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Thursday, 9 December 1971
Page: 4632

Mr Calwell asked the Treasurer, upon notice:

(1)   Is- it a fact that the Mutual Life and Citizens Fire and General insurance Company Pty Ltd (a) is not a mutually owned and controlled company and (b) . pays its shareholders a 10 per cent dividend each year out of its profits.

(2)   Will he furnish (a) the name of, (b) the assets value of, (c) the profit made by, (d) the amount paid in dividends by and (e) the number of shareholders in each of the private companies which deal in life assurance business for the latest year for which figures are available.

(3)   Will the Government take action to increase substantially the deposit of all companies, which deal in life, accident, marine, fire, motor car or any other form of insurance and in which foreign interests have shares or are otherwise financially involved.

(4)   Will the Government take appropriate steps for a referendum to be held to increase the powers of the Commonwealth Parliament so that valid laws can be' enacted to protect the victims of bushfires, floods, droughts and other natural disasters that are exercisable under the defence power in time of war and are described in legal terminology as being due to acts of God.

Mr Snedden - The answer to the right honourable member's question is as follows:

(1)   (a) The MLC Fire and General Insurance

Company Pty Limited is a proprietary company and is a wholly-owned subsidiary of the Mutual Life and Citizens' Assurance Company Limited. The latter company, whose main business is life insurance, is in turn a subsidiary of The MLC Limited, which is a public, and not a mutual, company, (b) It would appear that the last dividend provided for' by The MLC Fire and General Insurance Company Pty Limited was in the year ended 30th June 1968 and that this dividend was at a rate of 6 per cent on paid-up capital.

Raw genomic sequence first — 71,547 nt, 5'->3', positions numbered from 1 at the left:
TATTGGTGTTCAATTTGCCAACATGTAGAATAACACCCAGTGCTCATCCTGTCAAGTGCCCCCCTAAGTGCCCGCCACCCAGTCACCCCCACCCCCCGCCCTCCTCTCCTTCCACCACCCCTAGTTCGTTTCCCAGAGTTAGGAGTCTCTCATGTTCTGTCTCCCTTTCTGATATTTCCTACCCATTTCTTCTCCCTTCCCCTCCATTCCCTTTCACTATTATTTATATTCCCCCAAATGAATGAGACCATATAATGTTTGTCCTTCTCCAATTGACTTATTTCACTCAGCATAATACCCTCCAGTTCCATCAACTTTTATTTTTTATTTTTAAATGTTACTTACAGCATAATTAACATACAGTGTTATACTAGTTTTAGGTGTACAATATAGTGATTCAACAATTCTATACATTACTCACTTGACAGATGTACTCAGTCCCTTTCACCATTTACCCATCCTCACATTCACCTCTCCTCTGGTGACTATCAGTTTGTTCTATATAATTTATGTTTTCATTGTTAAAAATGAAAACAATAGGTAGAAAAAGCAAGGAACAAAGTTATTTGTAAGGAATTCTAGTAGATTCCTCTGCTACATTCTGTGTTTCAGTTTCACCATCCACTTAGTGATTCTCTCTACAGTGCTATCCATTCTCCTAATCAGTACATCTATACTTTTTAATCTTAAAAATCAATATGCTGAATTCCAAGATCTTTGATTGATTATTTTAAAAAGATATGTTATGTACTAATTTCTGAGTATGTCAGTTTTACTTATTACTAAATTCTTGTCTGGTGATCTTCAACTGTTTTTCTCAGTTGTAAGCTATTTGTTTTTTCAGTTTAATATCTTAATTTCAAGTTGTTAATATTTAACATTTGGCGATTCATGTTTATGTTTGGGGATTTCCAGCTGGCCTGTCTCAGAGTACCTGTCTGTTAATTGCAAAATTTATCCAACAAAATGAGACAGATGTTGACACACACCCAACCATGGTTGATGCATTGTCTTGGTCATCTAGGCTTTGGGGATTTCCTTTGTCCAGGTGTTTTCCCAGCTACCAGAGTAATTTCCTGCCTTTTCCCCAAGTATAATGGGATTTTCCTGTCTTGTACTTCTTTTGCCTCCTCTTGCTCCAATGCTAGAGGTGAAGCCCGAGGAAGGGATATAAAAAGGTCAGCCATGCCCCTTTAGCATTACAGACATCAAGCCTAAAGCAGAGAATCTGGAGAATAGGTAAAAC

Allocations of profit for the year ended 31st December 1970 from the life insurance and other operations of The Mutual Life and Citizens' Assurance Company Limited were $3.9,020,455 to policyowners and $1,310,000 to shareholders. The allocation to shareholders represented a dividend of 65.5 per cent on paid-up capital. The MLC Limited has declared total dividends of $1,301,438, which represented 18 per cent on paid-up capital, for the year ended 30th April 1971.

(2)   The Insurance Commissioner has advised that none of the companies registered under the Life Insurance Act 1945-1965 is a. private company as defined in section 103a of the Income Tax Assessment Act 1936-1970, or a proprietary company as defined in section 15 of the Australian Capital Territory Companies Ordinance 1962-1969. The number of shareholders in each registered life insurance company is not known but extensive information in regard to the other aspects' referred to in the question is contained in the -annual reports of the Insurance Commissioner, the last of which, for the year ended 31st December 1970. was tabled in the House on 6lh May 1971.

(3)   The Life Insurance Act 1945-1965 provides for close supervision of companies carrying on the business of life insurance and a substantial increase in the deposits to. be lodged by such companies in accordance with the Act is not seen as. necessary to protect the interests of policy owners. . In respect of companies carrying on general (non-life) insurance, ..the Government intends to introduce legislation for the supervision of their activities. The question of whether any change should be made in the deposit requirements applicable to such companies under the present Insurance Act 1932-1966 is under consideration in conjunction with the proposed legislation.

(4)   The provision of assistance to those adversely affected by natural disasters such as bushfires, floods and droughts is primarily the responsibility of State Governments which are in the best position to assess the need for, and provide, such assistance. However, in the case of major disasters requiring expenditure judged to be beyond the means of a State, the Commonwealth has always been prepared to assist the State concerned in financing relief and restoration measures. In addition, the Commonwealth has always been prepared tq assist, on humanitarian ground, in financing ' expenditure on emergency relief of personal hardship and distress even where relatively small .amounts have been involved. Commonwealth assistance to the States for this purpose, which amounted to more than $127m in the 6" years ending 30th June 1971, does not normally extend to the ' cost - of restoring private assets damaged by natural disasters, it being regarded as the responsibility of the individual to provide against such losses by way of insurance. These arrangements have worked, and are working, effectively and the Government sees no need to propose a referendum concerning them.

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